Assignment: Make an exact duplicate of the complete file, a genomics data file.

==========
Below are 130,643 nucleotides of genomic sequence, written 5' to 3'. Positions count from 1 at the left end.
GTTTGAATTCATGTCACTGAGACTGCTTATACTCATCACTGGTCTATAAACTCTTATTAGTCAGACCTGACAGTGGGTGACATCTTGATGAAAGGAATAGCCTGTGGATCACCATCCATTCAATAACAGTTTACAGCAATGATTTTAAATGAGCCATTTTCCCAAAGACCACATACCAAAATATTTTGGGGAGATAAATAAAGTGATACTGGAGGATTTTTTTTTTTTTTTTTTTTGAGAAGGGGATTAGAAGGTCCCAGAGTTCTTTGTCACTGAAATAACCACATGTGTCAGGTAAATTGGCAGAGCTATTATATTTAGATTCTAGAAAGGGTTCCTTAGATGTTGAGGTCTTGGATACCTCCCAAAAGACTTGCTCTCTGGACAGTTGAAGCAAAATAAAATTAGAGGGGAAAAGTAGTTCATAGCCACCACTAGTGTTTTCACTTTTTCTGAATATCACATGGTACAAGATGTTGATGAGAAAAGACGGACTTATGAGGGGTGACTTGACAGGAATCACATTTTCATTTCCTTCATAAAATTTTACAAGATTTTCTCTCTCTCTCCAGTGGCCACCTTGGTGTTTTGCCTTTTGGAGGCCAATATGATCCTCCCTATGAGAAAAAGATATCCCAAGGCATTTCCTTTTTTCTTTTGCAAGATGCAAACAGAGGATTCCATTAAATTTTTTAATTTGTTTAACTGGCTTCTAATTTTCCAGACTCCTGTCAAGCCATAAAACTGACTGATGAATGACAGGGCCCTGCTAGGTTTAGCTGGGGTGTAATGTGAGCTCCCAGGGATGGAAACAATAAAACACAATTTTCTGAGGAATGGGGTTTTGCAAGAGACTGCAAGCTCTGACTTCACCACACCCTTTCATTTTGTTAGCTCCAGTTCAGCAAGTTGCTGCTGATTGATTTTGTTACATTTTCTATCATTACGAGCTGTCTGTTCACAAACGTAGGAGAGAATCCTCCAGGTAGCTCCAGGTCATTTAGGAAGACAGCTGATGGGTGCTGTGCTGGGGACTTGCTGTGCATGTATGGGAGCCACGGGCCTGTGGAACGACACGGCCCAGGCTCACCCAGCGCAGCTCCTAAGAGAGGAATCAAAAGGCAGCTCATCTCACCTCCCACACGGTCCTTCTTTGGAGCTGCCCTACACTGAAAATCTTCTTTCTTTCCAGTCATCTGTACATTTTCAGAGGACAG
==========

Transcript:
Below are 130,643 nucleotides of genomic sequence, written 5' to 3'. Positions count from 1 at the left end.
GTTTGAATTCATGTCACTGAGACTGCTTATACTCATCACTGGTCTATAAACTCTTATTAGTCAGACCTGACAGTGGGTGACATCTTGATGAAAGGAATAGCCTGTGGATCACCATCCATTCAATAACAGTTTACAGCAATGATTTTAAATGAGCCATTTTCCCAAAGACCACATACCAAAATATTTTGGGGAGATAAATAAAGTGATACTGGAGGATTTTTTTTTTTTTTTTTTTTGAGAAGGGGATTAGAAGGTCCCAGAGTTCTTTGTCACTGAAATAACCACATGTGTCAGGTAAATTGGCAGAGCTATTATATTTAGATTCTAGAAAGGGTTCCTTAGATGTTGAGGTCTTGGATACCTCCCAAAAGACTTGCTCTCTGGACAGTTGAAGCAAAATAAAATTAGAGGGGAAAAGTAGTTCATAGCCACCACTAGTGTTTTCACTTTTTCTGAATATCACATGGTACAAGATGTTGATGAGAAAAGACGGACTTATGAGGGGTGACTTGACAGGAATCACATTTTCATTTCCTTCATAAAATTTTACAAGATTTTCTCTCTCTCTCCAGTGGCCACCTTGGTGTTTTGCCTTTTGGAGGCCAATATGATCCTCCCTATGAGAAAAAGATATCCCAAGGCATTTCCTTTTTTCTTTTGCAAGATGCAAACAGAGGATTCCATTAAATTTTTTAATTTGTTTAACTGGCTTCTAATTTTCCAGACTCCTGTCAAGCCATAAAACTGACTGATGAATGACAGGGCCCTGCTAGGTTTAGCTGGGGTGTAATGTGAGCTCCCAGGGATGGAAACAATAAAACACAATTTTCTGAGGAATGGGGTTTTGCAAGAGACTGCAAGCTCTGACTTCACCACACCCTTTCATTTTGTTAGCTCCAGTTCAGCAAGTTGCTGCTGATTGATTTTGTTACATTTTCTATCATTACGAGCTGTCTGTTCACAAACGTAGGAGAGAATCCTCCAGGTAGCTCCAGGTCATTTAGGAAGACAGCTGATGGGTGCTGTGCTGGGGACTTGCTGTGCATGTATGGGAGCCACGGGCCTGTGGAACGACACGGCCCAGGCTCACCCAGCGCAGCTCCTAAGAGAGGAATCAAAAGGCAGCTCATCTCACCTCCCACACGGTCCTTCTTTGGAGCTGCCCTACACTGAAAATCTTCTTTCTTTCCAGTCATCTGTACATTTTCAGAGGACAG